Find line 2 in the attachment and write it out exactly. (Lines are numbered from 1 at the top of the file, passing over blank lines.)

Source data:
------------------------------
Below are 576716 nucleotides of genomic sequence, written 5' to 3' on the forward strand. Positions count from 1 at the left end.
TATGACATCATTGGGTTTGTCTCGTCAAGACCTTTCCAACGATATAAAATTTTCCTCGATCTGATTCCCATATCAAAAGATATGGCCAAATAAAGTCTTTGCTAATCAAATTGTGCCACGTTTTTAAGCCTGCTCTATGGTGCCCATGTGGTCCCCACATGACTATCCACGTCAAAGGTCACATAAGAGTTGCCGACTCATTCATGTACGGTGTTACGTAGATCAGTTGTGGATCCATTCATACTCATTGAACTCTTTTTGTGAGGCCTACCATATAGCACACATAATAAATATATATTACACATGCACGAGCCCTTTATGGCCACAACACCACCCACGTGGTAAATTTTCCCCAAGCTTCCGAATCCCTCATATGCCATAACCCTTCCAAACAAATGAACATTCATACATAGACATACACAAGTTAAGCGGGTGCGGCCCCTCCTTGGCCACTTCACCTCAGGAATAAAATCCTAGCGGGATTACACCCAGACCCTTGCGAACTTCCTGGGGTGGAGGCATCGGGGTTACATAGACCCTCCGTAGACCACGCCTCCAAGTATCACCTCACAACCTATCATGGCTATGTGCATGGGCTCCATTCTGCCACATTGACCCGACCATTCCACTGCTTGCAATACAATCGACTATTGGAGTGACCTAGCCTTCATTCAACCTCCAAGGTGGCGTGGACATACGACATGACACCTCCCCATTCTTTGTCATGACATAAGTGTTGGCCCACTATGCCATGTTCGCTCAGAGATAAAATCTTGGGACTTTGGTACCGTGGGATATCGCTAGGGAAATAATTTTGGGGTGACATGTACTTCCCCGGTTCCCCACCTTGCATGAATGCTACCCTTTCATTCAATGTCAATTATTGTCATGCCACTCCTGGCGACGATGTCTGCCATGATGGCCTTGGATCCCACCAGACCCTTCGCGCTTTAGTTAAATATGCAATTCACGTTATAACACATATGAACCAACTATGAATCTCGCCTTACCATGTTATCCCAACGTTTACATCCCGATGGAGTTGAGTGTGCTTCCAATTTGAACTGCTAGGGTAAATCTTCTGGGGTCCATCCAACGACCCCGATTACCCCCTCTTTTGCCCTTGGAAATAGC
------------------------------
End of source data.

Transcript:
TATGACATCATTGGGTTTGTCTCGTCAAGACCTTTCCAACGATATAAAATTTTCCTCGATCTGATTCCCATATCAAAAGATATGGCCAAATAAAGTCTTTGCTAATCAAATTGTGCCACGTTTTTAAGCCTGCTCTATGGTGCCCATGTGGTCCCCACATGACTATCCACGTCAAAGGTCACATAAGAGTTGCCGACTCATTCATGTACGGTGTTACGTAGATCAGTTGTGGATCCATTCATACTCATTGAACTCTTTTTGTGAGGCCTACCATATAGCACACATAATAAATATATATTACACATGCACGAGCCCTTTATGGCCACAACACCACCCACGTGGTAAATTTTCCCCAAGCTTCCGAATCCCTCATATGCCATAACCCTTCCAAACAAATGAACATTCATACATAGACATACACAAGTTAAGCGGGTGCGGCCCCTCCTTGGCCACTTCACCTCAGGAATAAAATCCTAGCGGGATTACACCCAGACCCTTGCGAACTTCCTGGGGTGGAGGCATCGGGGTTACATAGACCCTCCGTAGACCACGCCTCCAAGTATCACCTCACAACCTATCATGGCTATGTGCATGGGCTCCATTCTGCCACATTGACCCGACCATTCCACTGCTTGCAATACAATCGACTATTGGAGTGACCTAGCCTTCATTCAACCTCCAAGGTGGCGTGGACATACGACATGACACCTCCCCATTCTTTGTCATGACATAAGTGTTGGCCCACTATGCCATGTTCGCTCAGAGATAAAATCTTGGGACTTTGGTACCGTGGGATATCGCTAGGGAAATAATTTTGGGGTGACATGTACTTCCCCGGTTCCCCACCTTGCATGAATGCTACCCTTTCATTCAATGTCAATTATTGTCATGCCACTCCTGGCGACGATGTCTGCCATGATGGCCTTGGATCCCACCAGACCCTTCGCGCTTTAGTTAAATATGCAATTCACGTTATAACACATATGAACCAACTATGAATCTCGCCTTACCATGTTATCCCAACGTTTACATCCCGATGGAGTTGAGTGTGCTTCCAATTTGAACTGCTAGGGTAAATCTTCTGGGGTCCATCCAACGACCCCGATTACCCCCTCTTTTGCCCTTGGAAATAGC